A Velocity Decomposition Method For Efficient Numerical Computation of Steady External Flows. Edmund, D. O. Ph.D. Thesis, University of Michigan, Ann Arbor, MI, October, 2012.
A Velocity Decomposition Method For Efficient Numerical Computation of Steady External Flows [link]Paper  abstract   bibtex   
Modeling forces on surface vessels to determine their hydrodynamic performance in the marine environment is integral to vessel design. Many hydrodynamic solution methods exist, ranging from the geometrically simplified strip theory, to inviscid approaches and fully nonlinear unsteady Reynolds-Averaged Navier-Stokes (RANS) solvers. The former approaches are less expensive, but neglect various aspects of the relevant physics including viscous effects and, often, wave breaking. RANS solvers can include viscosity and handle wave breaking; however, they are generally too expensive to be widely utilized at the design stage. The decomposition method presented in this work provides equivalent accuracy to that of RANS solvers, but with decreased computational expense by combining RANS and potential flow solvers to deliver the benefits of each in a unified methodology. The decomposition method in this work utilizes a Helmholtz-type velocity decomposition to describe the total velocity field as the sum of an irrotational component and a vortical component. Applying the decomposition to the body boundary condition allows the effects of viscosity to be included in the potential velocity field. The viscous-potential-velocity field then fully represents the real fluid velocity everywhere the vorticity has decreased to a negligible level. The computational domain can therefore be reduced to extend just beyond the vortical region surrounding the body and in the wake, with the viscous potential velocity acting as the inlet and farfield boundary conditions for the total fluid velocity. The potential velocity is determined in the infinite-fluid domain using a boundary-element method, and the RANS equations model the total fluid velocity using a finite-volume method. The velocity decomposition solver developed in this work has matched the accuracy of a RANS solver in decreased computation time for a variety of steady two-dimensional and three-dimensional, laminar and turbulent, external, incompressible flows. The computation time was reduced between 3% and 68% for the cases studied in this thesis.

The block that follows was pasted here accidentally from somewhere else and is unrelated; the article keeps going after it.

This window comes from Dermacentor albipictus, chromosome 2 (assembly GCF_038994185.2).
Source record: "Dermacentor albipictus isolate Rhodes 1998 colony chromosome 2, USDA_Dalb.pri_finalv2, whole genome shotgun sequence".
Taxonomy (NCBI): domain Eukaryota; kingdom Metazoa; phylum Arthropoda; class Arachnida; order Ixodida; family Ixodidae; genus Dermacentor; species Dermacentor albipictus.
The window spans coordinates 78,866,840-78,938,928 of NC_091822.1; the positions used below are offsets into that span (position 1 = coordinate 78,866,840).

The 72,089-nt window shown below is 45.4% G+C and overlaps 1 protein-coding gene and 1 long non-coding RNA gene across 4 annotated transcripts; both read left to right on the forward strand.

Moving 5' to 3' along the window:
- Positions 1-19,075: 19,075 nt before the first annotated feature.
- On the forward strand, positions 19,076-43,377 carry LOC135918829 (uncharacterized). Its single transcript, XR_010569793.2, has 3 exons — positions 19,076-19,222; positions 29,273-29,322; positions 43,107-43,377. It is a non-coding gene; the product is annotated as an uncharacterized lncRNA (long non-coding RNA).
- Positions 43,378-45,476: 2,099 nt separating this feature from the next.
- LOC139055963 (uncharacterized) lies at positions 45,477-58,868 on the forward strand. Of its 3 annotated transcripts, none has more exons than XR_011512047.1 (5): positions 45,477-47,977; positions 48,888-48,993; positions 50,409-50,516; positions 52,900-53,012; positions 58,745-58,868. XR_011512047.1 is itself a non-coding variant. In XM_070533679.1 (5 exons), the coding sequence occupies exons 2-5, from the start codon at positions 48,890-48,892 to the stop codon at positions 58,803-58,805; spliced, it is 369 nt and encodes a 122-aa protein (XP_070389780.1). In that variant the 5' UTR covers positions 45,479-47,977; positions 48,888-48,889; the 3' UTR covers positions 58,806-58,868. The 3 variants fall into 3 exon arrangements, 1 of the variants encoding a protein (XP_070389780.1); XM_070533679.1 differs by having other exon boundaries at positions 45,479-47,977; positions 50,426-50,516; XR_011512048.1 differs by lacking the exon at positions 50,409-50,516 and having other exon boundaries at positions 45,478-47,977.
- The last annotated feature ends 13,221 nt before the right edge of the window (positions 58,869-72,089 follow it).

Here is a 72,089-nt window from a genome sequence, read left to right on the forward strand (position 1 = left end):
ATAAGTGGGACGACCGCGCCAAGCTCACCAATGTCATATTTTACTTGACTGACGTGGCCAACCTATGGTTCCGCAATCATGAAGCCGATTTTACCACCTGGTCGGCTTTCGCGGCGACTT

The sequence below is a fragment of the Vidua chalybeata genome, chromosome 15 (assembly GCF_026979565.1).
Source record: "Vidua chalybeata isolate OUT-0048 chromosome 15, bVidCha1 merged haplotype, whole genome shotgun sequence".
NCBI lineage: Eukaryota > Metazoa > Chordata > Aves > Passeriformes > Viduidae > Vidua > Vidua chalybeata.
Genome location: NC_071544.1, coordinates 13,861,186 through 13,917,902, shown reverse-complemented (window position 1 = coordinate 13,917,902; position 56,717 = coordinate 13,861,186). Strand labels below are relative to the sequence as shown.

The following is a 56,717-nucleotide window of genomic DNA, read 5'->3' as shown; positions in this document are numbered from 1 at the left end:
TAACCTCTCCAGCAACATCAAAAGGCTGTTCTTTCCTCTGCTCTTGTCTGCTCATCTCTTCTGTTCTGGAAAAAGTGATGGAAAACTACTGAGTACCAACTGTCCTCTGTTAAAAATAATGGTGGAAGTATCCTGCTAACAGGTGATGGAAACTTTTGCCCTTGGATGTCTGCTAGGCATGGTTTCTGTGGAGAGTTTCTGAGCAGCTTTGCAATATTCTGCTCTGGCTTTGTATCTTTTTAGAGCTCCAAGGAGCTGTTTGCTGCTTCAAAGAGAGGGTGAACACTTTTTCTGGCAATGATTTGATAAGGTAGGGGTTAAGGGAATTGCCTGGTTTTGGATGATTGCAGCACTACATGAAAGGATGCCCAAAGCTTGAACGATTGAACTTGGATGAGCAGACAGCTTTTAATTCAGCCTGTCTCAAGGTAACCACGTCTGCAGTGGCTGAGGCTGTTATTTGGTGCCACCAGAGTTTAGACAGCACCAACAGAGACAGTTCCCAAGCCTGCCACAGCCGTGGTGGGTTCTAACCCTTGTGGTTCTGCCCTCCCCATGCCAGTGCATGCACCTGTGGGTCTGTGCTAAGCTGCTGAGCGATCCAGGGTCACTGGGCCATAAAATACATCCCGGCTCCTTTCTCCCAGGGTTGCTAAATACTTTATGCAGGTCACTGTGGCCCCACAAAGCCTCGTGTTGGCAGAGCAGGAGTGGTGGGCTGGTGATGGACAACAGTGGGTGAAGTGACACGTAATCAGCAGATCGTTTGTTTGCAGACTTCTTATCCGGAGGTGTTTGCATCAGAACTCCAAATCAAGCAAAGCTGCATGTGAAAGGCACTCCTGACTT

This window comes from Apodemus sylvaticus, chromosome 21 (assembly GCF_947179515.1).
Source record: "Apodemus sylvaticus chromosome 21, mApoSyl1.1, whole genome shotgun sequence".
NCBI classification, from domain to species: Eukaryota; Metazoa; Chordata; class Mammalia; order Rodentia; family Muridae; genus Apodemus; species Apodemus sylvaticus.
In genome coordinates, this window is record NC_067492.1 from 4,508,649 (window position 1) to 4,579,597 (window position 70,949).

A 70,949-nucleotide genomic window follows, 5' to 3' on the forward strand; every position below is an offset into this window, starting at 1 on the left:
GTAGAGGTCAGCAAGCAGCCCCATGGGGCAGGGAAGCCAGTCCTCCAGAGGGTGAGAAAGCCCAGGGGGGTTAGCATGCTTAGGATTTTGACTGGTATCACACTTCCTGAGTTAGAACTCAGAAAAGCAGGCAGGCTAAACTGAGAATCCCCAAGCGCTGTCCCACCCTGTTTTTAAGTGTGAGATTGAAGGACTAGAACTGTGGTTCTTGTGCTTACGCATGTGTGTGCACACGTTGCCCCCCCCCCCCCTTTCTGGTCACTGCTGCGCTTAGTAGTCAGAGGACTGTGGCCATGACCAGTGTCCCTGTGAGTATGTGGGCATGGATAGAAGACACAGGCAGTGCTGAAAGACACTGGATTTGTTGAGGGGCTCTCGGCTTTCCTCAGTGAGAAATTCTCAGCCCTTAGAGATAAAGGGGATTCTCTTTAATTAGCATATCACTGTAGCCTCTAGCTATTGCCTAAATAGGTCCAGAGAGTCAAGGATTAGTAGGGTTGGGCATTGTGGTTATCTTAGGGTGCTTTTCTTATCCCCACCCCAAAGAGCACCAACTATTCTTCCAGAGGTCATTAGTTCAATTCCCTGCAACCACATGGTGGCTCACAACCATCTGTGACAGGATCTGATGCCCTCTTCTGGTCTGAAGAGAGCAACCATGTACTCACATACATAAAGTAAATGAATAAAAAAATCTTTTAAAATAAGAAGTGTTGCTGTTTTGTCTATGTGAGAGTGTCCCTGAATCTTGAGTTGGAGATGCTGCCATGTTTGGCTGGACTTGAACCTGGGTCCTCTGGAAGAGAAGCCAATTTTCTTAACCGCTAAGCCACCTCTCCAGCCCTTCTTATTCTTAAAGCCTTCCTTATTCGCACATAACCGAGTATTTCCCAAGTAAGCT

@phdthesis{edmund_velocity_2012,
	address = {Ann Arbor, MI},
	title = {A {Velocity} {Decomposition} {Method} {For} {Efficient} {Numerical} {Computation} of {Steady} {External} {Flows}},
	url = {http://hdl.handle.net/2027.42/96152},
	abstract = {Modeling forces on surface vessels to determine their hydrodynamic performance in the marine environment is integral to vessel design. Many hydrodynamic solution methods exist, ranging from the geometrically simplified strip theory, to inviscid approaches and fully nonlinear unsteady Reynolds-Averaged Navier-Stokes (RANS) solvers. The former approaches are less expensive, but neglect various aspects of the relevant physics including viscous effects and, often, wave breaking. RANS solvers can include viscosity and handle wave breaking; however, they are generally too expensive to be widely utilized at the design stage. The decomposition method presented in this work provides equivalent accuracy to that of RANS solvers, but with decreased computational expense by combining RANS and potential flow solvers to deliver the benefits of each in a unified methodology. The decomposition method in this work utilizes a Helmholtz-type velocity decomposition to describe the total velocity field as the sum of an irrotational component and a vortical component. Applying the decomposition to the body boundary condition allows the effects of viscosity to be included in the potential velocity field. The viscous-potential-velocity field then fully represents the real fluid velocity everywhere the vorticity has decreased to a negligible level. The computational domain can therefore be reduced to extend just beyond the vortical region surrounding the body and in the wake, with the viscous potential velocity acting as the inlet and farfield boundary conditions for the total fluid velocity. The potential velocity is determined in the infinite-fluid domain using a boundary-element method, and the RANS equations model the total fluid velocity using a finite-volume method. The velocity decomposition solver developed in this work has matched the accuracy of a RANS solver in decreased computation time for a variety of steady two-dimensional and three-dimensional, laminar and turbulent, external, incompressible flows. The computation time was reduced between 3\% and 68\% for the cases studied in this thesis.},
	language = {en},
	school = {University of Michigan},
	author = {Edmund, Deborah Osborn},
	month = oct,
	year = {2012},
	file = {Edmund - A Velocity Decomposition Method For Efficient Numeri.pdf:/Users/jcoller/Zotero/storage/AAXDLHAZ/Edmund - A Velocity Decomposition Method For Efficient Numeri.pdf:application/pdf}
}
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